Massive flooding in Pakistan and Nigeria, wildfires in California, droughts in Somalia, heat waves across Africa, Europe, China and the USA: the devastations of climate change are mounting year-on-year and affecting more of us than ever before.
Two weeks at Sharm El-Sheikh was not going to solve all these impacts, but COP is a vehicle where world leaders, policymakers, companies, NGOS, academia, youth and other interested groups come together to negotiate, exchange opinions, share ideas, present successes, expand collaboration, and demonstrate creativity, always with the slender hope of an agreement that can put the planet on the right trajectory.
But we did not quite get one. On Sunday morning, 20th November, a text was agreed by the parties to the UNFCCC. Key highlights include:
- Limit temperature rise within 1.5 degrees C. Agreement to keep the goal of limiting global warming to 1.5 degrees and recognizing that this requires GHG emissions reductions of 43% by 2030 (vs. 2019).
- Fossil fuel. Phase-down of unabated coal and phase-out of inefficient fossil fuel subsidies, reiterating the need to reduce methane emissions.
- Gap in adaptation. Notes the gap between existing adaptation measures and the levels needed to deal with the effects of climate change. Asks high-income countries to assist low-income countries with the finance, technology transfer and capacity-building for adaptation.
- Loss and Damage. Agreement to establish a fund to compensate developed countries facing the brunt of climate impacts (but may not receive contributions from China and Saudi Arabia)
- Finance. $4 trillion/year needed for renewables up until 2030 to reach net zero by 2050. Acknowledgment that this will require an overhaul of the financial system and its actors, including governments, development banks, central banks, commercial banks and investors.
The agreement not to backtrack on the 1.5oC goal was hard fought, but we are not on the runway to peak emissions by 2050 and we are not on the path to reduce emissions by 43% by 2030. All parties agreed that that we’ll need to see “rapid, deep and sustained reductions in global greenhouse gas emissions” to meet this aim.
On mitigation, the commitments agreed at COP27 sadly do not move us any further forward from COP26, with no clear agreement to phase-down all fossil fuels. Just days before the final text was agreed, the European Union’s climate policy chief, Frans Timmermans, had supported a request by India, the world’s second largest purchaser of coal, to phase down all fossil fuel use.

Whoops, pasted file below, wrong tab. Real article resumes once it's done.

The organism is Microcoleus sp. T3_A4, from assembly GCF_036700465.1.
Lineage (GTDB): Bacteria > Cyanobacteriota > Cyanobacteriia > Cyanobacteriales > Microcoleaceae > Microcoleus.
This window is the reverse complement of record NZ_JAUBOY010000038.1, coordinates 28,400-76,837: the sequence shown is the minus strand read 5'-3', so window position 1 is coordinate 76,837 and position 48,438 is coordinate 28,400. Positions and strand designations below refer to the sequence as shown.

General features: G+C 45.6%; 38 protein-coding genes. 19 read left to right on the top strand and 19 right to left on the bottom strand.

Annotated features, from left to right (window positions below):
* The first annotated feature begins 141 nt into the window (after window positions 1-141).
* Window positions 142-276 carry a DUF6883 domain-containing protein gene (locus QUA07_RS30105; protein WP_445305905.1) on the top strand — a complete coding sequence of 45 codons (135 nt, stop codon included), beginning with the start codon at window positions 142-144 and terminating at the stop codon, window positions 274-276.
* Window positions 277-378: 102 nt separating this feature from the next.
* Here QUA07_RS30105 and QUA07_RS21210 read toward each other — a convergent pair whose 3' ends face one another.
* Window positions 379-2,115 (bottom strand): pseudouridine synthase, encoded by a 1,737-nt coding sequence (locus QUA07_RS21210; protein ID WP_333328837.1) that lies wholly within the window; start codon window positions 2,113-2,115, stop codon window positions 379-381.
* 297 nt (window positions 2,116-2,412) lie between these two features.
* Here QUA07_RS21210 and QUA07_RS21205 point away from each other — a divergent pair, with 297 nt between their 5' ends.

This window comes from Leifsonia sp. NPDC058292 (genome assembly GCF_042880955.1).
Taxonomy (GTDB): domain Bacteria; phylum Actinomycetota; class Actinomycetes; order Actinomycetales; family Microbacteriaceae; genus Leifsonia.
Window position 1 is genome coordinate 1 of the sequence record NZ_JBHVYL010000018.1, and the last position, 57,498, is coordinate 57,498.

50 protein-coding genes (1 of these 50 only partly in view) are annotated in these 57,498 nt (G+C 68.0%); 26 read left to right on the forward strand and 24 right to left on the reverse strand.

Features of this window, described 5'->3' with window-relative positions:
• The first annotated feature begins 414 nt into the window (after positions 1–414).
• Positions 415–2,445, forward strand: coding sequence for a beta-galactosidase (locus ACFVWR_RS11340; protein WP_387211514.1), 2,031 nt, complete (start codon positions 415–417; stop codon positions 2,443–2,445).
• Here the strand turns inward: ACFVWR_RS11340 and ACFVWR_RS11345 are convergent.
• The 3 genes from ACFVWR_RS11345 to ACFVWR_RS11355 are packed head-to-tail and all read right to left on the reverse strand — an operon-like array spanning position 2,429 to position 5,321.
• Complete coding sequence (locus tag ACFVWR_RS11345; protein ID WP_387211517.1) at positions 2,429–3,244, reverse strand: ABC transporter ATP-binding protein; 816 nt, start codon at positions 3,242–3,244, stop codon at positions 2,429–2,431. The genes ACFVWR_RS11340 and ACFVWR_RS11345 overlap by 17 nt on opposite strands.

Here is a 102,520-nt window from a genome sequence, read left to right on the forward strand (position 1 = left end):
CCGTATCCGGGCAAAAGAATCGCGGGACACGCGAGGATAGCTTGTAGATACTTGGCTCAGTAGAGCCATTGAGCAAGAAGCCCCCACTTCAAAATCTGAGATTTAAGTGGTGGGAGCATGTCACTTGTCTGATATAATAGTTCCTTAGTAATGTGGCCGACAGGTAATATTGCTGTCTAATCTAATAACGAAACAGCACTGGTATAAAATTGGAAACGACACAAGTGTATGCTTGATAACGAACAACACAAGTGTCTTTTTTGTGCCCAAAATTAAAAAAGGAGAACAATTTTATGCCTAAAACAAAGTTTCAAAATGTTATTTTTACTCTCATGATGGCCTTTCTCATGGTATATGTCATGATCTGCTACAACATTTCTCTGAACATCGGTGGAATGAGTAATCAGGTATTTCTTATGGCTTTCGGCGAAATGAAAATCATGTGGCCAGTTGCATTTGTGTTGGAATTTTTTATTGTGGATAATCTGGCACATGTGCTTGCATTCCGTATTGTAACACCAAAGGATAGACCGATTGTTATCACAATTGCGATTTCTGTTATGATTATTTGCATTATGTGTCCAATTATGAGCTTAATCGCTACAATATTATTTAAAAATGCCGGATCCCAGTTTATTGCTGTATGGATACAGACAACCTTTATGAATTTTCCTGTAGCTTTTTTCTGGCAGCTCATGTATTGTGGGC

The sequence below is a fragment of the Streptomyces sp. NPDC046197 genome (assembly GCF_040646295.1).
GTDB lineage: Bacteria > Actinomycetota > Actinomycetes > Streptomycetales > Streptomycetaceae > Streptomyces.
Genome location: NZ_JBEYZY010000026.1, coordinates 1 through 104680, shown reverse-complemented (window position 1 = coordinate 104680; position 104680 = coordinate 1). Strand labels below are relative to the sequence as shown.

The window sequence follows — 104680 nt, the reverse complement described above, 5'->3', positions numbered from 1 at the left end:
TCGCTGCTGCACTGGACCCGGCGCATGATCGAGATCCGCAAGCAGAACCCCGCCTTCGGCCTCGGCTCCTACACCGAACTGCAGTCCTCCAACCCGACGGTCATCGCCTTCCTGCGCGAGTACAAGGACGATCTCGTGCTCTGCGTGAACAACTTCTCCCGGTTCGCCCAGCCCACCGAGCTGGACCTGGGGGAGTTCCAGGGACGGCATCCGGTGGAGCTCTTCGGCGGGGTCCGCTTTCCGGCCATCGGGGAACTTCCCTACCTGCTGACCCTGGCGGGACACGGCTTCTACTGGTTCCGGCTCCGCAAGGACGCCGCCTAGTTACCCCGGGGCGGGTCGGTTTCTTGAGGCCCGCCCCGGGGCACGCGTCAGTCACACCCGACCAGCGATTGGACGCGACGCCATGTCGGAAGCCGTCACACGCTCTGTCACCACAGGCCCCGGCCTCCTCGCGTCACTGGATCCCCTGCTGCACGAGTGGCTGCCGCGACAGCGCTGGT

Incredibly and much to the satisfaction of the G77 countries, we saw movement on a Loss and Damage fund to support countries facing the gravest consequences of climate change, but who historically are the least responsible for these catastrophic impacts. The EU and the US have finally capitulated to the creation of such a fund. Now, a working group of 34 countries will devise a mechanism over the next 12 months and present their recommendations at COP28 in the United Arab Emirates. So, at least some good news.
UN Secretary-General Antonio Guterres
“COP has taken an important step towards justice. I welcome the decision to establish a loss and damage fund and to operationalize it in the coming period. Clearly this will not be enough, but it is a much-needed political signal to rebuild broken trust.”
So, is progress being made? In a Bloomberg NEF interview on 17th November, COP27 President, Sameh Shoukry was asked, “Are we tapping the breaks; are we taking our foot off the accelerator?” Mr Shoukry responded that all parties should fulfil their responsibilities to achieve deliverables. It is up to the parties to take the political will expressed by their leaders on the 7th and 8th November and translate in the negotiating rooms to take those ambitions forward.”
This clearly did not happen, and the voices of concern heard from many corners of the world abound.
President von der Leyen
“COP27 has kept alive the goal of 1.5oC. Unfortunately, however, it has not delivered on a commitment by the world's major emitters to phase down fossil fuels, nor new commitments on climate mitigation. But the EU will stay the course, notably through the European Green Deal and REPowerEU, because it is essential to keep the ambition of the Paris Agreement within reach.”
Alok Sharma, COP27 President
“Emissions peaking before 2025 as the science tells us is necessary. Not in this text.
“Clear follow through on the phase down of coal. Not in this text.
“Clear commitments to phase put all fossil fuels. Not in this text.
As stated by EDP’s Executive Board Member and Group Chief Sustainability Officer, Miguel Setas in one of the side events in the Blue Zone, COP26 was seen as the commitment COP and centred in the global north; COP27 is the implementation COP, shifting the focus to the global south.
In 2023, COP will move to its twenty-eight session in Dubai in the United Arab Emirates, where we look forward to greater demonstrations of “action”, more “lighthouse projects” and updates of the nationally determined contributions (NDCs) with very clear 2030 trajectories and action plans.